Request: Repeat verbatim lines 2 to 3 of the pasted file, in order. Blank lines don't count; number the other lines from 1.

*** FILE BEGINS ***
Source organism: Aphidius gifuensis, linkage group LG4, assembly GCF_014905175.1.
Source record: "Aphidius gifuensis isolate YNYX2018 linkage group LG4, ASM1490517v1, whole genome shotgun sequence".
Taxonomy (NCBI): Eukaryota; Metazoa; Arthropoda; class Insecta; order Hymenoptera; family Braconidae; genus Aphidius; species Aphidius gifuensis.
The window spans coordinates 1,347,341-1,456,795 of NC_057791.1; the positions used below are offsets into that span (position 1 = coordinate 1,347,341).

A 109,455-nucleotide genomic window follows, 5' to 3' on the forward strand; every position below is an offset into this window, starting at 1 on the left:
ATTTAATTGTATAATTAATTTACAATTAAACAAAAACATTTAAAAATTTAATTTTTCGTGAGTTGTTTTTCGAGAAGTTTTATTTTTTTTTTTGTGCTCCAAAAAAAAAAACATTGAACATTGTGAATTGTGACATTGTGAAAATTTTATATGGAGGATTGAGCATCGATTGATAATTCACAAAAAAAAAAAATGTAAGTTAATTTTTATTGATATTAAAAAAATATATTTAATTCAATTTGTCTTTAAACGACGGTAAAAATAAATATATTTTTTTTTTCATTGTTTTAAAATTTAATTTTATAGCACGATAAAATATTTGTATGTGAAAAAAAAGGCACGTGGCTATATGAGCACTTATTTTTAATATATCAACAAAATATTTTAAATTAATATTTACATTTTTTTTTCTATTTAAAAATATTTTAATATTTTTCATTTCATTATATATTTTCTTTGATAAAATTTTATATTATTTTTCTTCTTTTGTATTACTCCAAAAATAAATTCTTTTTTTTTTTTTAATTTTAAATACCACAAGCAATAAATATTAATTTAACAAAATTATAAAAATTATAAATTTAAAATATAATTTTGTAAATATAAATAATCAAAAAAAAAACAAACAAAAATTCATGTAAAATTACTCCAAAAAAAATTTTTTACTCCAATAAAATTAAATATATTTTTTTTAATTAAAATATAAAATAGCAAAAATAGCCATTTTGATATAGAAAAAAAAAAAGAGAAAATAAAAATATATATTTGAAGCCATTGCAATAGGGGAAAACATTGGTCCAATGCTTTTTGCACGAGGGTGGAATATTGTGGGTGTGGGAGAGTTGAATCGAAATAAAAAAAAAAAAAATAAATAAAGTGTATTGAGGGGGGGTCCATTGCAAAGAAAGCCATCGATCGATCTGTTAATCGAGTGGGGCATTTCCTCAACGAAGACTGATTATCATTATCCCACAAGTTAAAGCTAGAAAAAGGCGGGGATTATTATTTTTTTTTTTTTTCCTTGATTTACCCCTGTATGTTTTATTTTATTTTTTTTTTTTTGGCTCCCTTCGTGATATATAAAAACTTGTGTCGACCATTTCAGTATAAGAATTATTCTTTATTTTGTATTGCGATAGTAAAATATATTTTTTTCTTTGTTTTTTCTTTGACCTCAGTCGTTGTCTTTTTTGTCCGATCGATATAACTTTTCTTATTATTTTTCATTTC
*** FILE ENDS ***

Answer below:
Source record: "Aphidius gifuensis isolate YNYX2018 linkage group LG4, ASM1490517v1, whole genome shotgun sequence".
Taxonomy (NCBI): Eukaryota; Metazoa; Arthropoda; class Insecta; order Hymenoptera; family Braconidae; genus Aphidius; species Aphidius gifuensis.